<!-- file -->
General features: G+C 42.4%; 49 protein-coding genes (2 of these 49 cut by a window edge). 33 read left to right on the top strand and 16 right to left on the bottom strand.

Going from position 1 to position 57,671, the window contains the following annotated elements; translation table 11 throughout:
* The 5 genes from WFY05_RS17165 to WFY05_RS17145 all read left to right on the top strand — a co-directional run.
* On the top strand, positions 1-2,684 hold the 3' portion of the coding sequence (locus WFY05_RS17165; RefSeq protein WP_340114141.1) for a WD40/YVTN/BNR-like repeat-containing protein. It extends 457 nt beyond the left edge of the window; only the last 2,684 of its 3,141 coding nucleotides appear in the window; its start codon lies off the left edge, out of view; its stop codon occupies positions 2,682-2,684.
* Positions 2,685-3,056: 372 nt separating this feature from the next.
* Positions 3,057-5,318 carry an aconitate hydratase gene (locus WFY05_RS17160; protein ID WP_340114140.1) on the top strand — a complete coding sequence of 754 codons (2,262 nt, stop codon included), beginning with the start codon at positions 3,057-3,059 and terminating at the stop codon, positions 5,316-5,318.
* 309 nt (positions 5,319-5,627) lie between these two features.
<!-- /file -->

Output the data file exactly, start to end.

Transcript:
General features: G+C 42.4%; 49 protein-coding genes (2 of these 49 cut by a window edge). 33 read left to right on the top strand and 16 right to left on the bottom strand.

Going from position 1 to position 57,671, the window contains the following annotated elements; translation table 11 throughout:
* The 5 genes from WFY05_RS17165 to WFY05_RS17145 all read left to right on the top strand — a co-directional run.
* On the top strand, positions 1-2,684 hold the 3' portion of the coding sequence (locus WFY05_RS17165; RefSeq protein WP_340114141.1) for a WD40/YVTN/BNR-like repeat-containing protein. It extends 457 nt beyond the left edge of the window; only the last 2,684 of its 3,141 coding nucleotides appear in the window; its start codon lies off the left edge, out of view; its stop codon occupies positions 2,682-2,684.
* Positions 2,685-3,056: 372 nt separating this feature from the next.
* Positions 3,057-5,318 carry an aconitate hydratase gene (locus WFY05_RS17160; protein ID WP_340114140.1) on the top strand — a complete coding sequence of 754 codons (2,262 nt, stop codon included), beginning with the start codon at positions 3,057-3,059 and terminating at the stop codon, positions 5,316-5,318.
* 309 nt (positions 5,319-5,627) lie between these two features.